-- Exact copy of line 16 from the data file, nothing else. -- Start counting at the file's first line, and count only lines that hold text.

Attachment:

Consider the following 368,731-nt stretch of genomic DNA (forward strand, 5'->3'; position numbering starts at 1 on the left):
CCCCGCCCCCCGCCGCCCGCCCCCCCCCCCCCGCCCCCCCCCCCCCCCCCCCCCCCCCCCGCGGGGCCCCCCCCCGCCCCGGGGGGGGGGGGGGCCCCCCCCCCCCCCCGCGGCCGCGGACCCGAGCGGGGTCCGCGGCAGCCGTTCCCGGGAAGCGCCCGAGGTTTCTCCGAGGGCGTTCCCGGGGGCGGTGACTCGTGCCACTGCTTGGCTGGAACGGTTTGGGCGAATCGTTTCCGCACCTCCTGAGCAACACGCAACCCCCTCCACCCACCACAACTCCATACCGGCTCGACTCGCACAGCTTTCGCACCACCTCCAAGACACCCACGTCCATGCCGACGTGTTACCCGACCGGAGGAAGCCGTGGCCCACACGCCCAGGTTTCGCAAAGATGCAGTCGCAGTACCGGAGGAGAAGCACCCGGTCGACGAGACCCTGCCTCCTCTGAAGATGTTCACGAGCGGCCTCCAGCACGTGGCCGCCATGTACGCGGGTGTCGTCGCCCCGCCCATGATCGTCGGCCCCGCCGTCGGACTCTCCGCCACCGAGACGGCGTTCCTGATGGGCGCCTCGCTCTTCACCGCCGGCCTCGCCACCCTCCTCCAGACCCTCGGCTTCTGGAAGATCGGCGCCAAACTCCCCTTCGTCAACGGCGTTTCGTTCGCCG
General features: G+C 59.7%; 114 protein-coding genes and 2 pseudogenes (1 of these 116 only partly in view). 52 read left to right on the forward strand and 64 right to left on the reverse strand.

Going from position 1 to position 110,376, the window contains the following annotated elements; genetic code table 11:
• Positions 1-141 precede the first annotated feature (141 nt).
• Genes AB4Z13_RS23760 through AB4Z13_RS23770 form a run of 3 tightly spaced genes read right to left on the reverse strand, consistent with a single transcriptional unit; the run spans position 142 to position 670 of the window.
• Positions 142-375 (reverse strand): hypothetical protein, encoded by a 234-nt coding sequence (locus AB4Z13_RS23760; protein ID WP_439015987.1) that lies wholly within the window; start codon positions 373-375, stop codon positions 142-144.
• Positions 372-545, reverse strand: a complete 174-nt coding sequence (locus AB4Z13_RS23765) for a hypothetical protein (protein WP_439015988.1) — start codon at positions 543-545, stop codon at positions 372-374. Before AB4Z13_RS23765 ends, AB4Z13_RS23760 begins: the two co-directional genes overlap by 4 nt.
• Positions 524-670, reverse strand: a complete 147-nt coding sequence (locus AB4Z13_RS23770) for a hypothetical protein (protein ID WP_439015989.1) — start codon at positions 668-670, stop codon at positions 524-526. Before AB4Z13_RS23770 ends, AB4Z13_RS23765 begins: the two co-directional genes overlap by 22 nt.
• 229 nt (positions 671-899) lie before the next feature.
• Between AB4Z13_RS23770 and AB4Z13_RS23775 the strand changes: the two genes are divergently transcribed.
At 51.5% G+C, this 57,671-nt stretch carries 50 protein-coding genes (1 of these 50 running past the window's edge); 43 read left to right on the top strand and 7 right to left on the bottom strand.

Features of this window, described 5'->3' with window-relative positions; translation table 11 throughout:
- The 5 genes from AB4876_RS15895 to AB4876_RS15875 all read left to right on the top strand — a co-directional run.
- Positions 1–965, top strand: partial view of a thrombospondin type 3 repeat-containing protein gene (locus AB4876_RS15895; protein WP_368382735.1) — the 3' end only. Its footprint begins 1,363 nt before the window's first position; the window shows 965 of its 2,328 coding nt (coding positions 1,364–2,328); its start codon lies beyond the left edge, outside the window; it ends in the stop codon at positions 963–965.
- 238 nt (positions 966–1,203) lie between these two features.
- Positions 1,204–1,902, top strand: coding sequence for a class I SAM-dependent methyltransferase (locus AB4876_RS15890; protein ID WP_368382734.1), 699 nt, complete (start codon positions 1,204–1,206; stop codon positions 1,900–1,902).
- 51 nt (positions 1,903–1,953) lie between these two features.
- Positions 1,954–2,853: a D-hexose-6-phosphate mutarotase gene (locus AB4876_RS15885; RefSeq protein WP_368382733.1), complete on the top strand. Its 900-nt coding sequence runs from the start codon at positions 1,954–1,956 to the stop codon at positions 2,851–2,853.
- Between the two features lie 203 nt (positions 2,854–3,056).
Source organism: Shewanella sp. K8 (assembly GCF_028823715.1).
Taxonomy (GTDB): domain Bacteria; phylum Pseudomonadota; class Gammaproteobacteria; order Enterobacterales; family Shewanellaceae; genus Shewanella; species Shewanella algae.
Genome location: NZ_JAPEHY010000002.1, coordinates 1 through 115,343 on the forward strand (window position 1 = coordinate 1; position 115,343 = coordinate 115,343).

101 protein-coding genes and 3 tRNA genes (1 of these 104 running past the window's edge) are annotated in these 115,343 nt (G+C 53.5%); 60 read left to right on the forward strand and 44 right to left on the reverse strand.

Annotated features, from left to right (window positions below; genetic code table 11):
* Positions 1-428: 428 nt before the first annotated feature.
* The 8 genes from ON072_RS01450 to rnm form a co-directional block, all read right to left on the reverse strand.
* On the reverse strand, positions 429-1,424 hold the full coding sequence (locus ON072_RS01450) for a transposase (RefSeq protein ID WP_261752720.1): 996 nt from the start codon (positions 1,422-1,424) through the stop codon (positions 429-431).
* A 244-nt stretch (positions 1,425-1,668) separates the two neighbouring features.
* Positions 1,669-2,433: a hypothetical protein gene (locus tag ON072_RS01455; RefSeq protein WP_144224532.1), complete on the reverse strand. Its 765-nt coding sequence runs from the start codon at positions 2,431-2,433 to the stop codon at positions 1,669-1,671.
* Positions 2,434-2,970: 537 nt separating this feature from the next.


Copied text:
- 238 nt (positions 966–1,203) lie between these two features.